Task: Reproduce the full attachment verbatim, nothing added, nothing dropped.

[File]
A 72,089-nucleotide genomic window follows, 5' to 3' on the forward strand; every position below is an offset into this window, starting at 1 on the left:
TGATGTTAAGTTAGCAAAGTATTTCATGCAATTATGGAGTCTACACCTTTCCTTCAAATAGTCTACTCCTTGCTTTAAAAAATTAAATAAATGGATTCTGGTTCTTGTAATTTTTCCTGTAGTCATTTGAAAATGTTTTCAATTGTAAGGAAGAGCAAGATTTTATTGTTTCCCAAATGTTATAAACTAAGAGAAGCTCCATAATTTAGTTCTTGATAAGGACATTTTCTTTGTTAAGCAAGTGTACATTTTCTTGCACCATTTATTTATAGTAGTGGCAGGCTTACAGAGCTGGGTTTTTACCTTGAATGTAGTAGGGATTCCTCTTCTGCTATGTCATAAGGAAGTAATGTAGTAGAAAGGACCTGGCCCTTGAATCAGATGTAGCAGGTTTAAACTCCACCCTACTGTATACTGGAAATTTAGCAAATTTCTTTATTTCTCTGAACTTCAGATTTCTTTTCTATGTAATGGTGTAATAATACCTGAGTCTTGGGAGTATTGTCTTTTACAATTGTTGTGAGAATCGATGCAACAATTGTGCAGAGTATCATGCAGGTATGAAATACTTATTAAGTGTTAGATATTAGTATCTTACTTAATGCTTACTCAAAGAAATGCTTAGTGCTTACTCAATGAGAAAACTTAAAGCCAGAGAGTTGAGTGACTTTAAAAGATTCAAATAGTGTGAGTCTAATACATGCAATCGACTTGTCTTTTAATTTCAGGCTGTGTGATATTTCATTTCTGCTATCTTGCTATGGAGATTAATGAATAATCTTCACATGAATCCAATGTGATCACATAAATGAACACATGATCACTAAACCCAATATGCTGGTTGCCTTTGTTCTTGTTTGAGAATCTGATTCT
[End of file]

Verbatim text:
A 72,089-nucleotide genomic window follows, 5' to 3' on the forward strand; every position below is an offset into this window, starting at 1 on the left:
TGATGTTAAGTTAGCAAAGTATTTCATGCAATTATGGAGTCTACACCTTTCCTTCAAATAGTCTACTCCTTGCTTTAAAAAATTAAATAAATGGATTCTGGTTCTTGTAATTTTTCCTGTAGTCATTTGAAAATGTTTTCAATTGTAAGGAAGAGCAAGATTTTATTGTTTCCCAAATGTTATAAACTAAGAGAAGCTCCATAATTTAGTTCTTGATAAGGACATTTTCTTTGTTAAGCAAGTGTACATTTTCTTGCACCATTTATTTATAGTAGTGGCAGGCTTACAGAGCTGGGTTTTTACCTTGAATGTAGTAGGGATTCCTCTTCTGCTATGTCATAAGGAAGTAATGTAGTAGAAAGGACCTGGCCCTTGAATCAGATGTAGCAGGTTTAAACTCCACCCTACTGTATACTGGAAATTTAGCAAATTTCTTTATTTCTCTGAACTTCAGATTTCTTTTCTATGTAATGGTGTAATAATACCTGAGTCTTGGGAGTATTGTCTTTTACAATTGTTGTGAGAATCGATGCAACAATTGTGCAGAGTATCATGCAGGTATGAAATACTTATTAAGTGTTAGATATTAGTATCTTACTTAATGCTTACTCAAAGAAATGCTTAGTGCTTACTCAATGAGAAAACTTAAAGCCAGAGAGTTGAGTGACTTTAAAAGATTCAAATAGTGTGAGTCTAATACATGCAATCGACTTGTCTTTTAATTTCAGGCTGTGTGATATTTCATTTCTGCTATCTTGCTATGGAGATTAATGAATAATCTTCACATGAATCCAATGTGATCACATAAATGAACACATGATCACTAAACCCAATATGCTGGTTGCCTTTGTTCTTGTTTGAGAATCTGATTCT